For PostgreSQL clusters that leverage “synchronous replication,” a transaction is not considered complete until all changes from those transactions have been sent to all replicas that are subscribed to the primary.
Determining When to Failover, And How It Works
As mentioned above, the PostgreSQL replicas periodically check in on the lock to see if it has been updated by the primary within the allowable time. If a replica believes that the primary is unavailable, it becomes what is called a "candidate" according to the Raft algorithm and initiates an "election." It then votes for itself as the new primary. A candidate must receive a majority of votes in a cluster in order to be elected as the new primary. The replicas try to promote the PostgreSQL instance that is both available and has the highest LSN value on the latest timeline.
This system protects against a replica promoting itself when the primary is actually still available. If a replica believes that a primary is down and starts an election, but the primary is actually not down, the replica will not receive enough votes to become a new primary and will go back to following and replaying the changes from the primary.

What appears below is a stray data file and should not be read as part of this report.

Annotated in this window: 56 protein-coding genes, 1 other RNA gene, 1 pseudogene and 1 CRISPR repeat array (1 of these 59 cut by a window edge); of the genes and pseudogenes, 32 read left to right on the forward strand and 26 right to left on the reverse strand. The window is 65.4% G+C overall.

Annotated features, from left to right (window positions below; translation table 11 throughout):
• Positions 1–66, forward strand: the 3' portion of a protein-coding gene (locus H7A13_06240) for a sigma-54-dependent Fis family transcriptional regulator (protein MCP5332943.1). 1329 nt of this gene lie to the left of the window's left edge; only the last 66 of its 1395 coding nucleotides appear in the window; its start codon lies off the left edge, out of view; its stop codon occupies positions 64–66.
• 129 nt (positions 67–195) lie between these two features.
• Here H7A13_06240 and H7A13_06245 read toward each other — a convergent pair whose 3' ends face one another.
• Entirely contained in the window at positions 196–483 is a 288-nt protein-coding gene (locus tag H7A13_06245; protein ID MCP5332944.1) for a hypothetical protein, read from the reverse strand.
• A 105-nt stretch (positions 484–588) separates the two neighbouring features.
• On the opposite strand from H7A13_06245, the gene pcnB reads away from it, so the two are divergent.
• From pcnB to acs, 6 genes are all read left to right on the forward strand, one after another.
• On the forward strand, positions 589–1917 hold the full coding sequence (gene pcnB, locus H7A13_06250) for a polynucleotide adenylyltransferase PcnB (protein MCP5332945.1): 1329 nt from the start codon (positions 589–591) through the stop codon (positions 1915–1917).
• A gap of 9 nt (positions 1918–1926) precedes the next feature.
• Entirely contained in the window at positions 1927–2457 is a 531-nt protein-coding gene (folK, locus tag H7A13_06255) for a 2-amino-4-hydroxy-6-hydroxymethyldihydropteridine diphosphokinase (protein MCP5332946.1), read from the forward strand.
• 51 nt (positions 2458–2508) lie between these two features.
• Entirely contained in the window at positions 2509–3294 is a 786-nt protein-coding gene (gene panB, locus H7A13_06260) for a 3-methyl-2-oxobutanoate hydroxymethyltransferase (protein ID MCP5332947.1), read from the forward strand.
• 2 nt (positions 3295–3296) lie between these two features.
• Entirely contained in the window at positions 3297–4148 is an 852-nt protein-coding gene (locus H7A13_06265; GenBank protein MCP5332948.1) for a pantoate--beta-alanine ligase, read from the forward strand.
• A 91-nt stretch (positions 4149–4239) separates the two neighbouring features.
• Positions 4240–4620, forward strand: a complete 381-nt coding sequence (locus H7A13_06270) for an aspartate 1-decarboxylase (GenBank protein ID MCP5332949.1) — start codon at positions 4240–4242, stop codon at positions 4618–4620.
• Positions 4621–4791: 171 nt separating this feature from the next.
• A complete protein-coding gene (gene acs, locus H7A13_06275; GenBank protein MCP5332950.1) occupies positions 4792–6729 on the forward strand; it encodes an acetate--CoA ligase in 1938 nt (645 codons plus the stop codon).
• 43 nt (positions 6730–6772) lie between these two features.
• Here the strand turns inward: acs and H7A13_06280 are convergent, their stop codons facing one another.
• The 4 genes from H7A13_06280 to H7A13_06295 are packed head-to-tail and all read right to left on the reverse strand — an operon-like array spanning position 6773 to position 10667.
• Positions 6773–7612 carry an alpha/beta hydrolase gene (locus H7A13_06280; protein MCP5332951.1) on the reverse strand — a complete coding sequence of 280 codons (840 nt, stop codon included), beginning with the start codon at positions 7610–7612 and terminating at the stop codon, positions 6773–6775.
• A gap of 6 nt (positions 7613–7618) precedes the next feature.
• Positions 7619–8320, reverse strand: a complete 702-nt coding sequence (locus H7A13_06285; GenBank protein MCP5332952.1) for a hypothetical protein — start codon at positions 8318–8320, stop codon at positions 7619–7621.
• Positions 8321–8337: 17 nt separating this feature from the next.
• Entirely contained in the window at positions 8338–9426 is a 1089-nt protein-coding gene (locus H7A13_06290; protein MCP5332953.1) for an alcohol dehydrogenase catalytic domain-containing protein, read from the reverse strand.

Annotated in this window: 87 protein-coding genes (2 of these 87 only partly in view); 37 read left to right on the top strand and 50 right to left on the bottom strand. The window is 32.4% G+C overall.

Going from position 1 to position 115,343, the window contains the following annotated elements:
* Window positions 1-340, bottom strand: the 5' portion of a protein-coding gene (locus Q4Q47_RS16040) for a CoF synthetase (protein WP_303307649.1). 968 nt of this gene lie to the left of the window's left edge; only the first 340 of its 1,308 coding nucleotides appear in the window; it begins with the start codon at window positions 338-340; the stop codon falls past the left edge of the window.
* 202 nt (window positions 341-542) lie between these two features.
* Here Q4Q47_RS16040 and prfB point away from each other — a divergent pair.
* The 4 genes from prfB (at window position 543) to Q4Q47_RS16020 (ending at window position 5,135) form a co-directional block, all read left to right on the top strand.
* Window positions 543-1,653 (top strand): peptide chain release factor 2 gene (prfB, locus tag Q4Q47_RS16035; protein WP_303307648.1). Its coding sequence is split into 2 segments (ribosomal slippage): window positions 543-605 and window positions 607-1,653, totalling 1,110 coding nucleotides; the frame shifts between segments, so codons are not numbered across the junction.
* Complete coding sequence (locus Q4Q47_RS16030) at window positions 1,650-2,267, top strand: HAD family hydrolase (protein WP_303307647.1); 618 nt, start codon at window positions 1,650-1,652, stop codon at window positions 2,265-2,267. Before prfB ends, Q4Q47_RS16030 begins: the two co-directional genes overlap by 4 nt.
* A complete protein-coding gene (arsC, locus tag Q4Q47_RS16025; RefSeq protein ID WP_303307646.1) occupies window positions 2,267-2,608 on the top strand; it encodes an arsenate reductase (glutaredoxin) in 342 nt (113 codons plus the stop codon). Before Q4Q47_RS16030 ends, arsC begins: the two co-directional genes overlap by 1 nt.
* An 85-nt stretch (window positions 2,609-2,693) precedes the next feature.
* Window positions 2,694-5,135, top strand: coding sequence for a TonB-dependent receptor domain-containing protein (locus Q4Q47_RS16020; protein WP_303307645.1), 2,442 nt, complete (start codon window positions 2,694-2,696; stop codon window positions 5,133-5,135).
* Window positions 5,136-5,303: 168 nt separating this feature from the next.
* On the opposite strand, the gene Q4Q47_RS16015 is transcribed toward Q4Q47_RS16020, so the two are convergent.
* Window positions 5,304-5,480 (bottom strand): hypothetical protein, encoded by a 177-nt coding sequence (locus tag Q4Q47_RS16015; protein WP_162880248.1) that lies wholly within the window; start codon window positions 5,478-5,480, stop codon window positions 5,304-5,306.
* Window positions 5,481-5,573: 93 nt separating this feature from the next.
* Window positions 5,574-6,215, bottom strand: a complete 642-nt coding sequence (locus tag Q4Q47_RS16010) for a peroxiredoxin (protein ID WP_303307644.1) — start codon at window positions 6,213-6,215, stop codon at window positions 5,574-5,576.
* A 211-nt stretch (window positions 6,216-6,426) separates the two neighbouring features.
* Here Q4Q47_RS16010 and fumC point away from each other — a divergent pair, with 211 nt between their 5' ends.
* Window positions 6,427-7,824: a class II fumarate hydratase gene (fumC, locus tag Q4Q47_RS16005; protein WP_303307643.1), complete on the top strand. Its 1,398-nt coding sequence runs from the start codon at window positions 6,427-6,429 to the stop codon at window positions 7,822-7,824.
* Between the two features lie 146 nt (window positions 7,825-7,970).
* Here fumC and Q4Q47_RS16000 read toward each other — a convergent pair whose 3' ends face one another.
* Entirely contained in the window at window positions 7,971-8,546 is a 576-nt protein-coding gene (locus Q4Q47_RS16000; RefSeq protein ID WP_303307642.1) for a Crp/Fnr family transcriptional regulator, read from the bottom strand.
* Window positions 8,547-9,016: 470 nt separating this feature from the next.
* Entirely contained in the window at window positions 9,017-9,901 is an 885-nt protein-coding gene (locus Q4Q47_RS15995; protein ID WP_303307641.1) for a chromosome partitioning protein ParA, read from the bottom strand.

Once an election is decided, the winning replica is immediately promoted to be a primary and takes a new lock in the Kubernetes consensus store. If the new primary has not finished replaying all of its transactions logs, it must do so in order to reach the desired state based on the LSN. Once the logs are finished being replayed, the primary is able to accept new queries.
At this point, any existing replicas are updated to follow the new primary.
Notice not once did I say anything about the PostgreSQL Operator here. This is the beauty of this high-availability method: the PostgreSQL Operator allows for the administration of the PostgreSQL clusters and can set their overall structure (e.g. have 3 PostgreSQL instances in a cluster), but it does not manage their availability. This ensures that the PostgreSQL Operator is not a single-point-of-failure!
Automatic Healing of the Failed Primary